How Keeping to a Schedule Helps Maintain a High GPA
What’s up guys…
Let me start by first saying this; education and maintaining high scores on our GPA’s did not come easy for my brother and I. We weren’t totally stupid, but we were not academically gifted either. To this day we both have to work very hard in order to keep our GPA’s above 4.0.
From the very first time we bought homework home – back in elementary school – our routine was initially established by our parents, which was really a way of teaching us to set our priorities for the future. After school the first thing we wanted to do was to go outside and play, this was a release for our frustrations and to blow off the day’s cobwebs. My dad always remembers coming home from work and seeing both Lennon and I waiting with a soccer ball at the end of our driveway. He would play with us until it went dark.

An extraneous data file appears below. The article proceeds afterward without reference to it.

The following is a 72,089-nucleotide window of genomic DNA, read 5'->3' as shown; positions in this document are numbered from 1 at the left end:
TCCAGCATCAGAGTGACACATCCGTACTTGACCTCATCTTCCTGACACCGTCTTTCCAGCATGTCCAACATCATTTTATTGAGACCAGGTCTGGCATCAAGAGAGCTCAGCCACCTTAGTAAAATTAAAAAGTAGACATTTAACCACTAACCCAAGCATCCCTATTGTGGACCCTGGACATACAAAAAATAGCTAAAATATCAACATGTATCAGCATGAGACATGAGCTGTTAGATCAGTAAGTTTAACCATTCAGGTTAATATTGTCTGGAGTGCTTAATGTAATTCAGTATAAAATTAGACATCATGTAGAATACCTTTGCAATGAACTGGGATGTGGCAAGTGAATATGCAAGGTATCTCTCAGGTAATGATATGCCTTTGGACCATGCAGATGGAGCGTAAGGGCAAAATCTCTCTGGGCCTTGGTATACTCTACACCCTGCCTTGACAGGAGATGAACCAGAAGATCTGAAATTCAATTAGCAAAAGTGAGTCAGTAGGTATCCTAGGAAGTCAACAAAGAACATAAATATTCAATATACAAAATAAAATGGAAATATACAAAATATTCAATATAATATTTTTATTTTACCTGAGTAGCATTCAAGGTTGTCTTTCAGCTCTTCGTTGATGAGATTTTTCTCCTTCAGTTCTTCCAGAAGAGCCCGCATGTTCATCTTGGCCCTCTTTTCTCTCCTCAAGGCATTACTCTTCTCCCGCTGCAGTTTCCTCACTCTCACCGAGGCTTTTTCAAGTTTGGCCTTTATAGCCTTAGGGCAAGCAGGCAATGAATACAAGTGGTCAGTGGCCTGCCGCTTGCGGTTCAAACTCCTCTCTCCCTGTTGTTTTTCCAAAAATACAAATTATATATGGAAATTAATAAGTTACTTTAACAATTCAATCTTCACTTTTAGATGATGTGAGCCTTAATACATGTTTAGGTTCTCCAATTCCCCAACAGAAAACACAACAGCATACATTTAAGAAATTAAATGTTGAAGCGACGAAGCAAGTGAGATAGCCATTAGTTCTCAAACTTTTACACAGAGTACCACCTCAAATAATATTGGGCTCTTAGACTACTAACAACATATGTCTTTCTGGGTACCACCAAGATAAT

After that of course it was dinner time, and while dinner was being prepared, we would sit in front of the TV and watch cartoons. Sponge Bob was always my favorite.
The TV was then turned off so we could all sit down for dinner where we would discuss what had happened during our day. Many of these conversations were engaging and my parents were good listeners, always inputting suggestions whenever they were needed. When the table was cleared, homework came next. While my mom was washing the dishes, Lennon and I would work at each end of the table, while my dad sat in the middle just in case he was needed, and then after to check our work.
We have always been a family of readers. I used to beg to have stories read to me when I was a little girl, and I distinctly remember crying when Bambi’s mother was shot, and Dumbo got separated from his mother. Books at that time were our escape and our imagination ran wild, and the television never really entered the equation. So towards the end of elementary school we would visit the library weekly and Lennon and I would read like crazy. In fact Lennon won a prize for reading so many books in a year. Now he is literally a speed reader. At middle-school our routine was pretty much the same.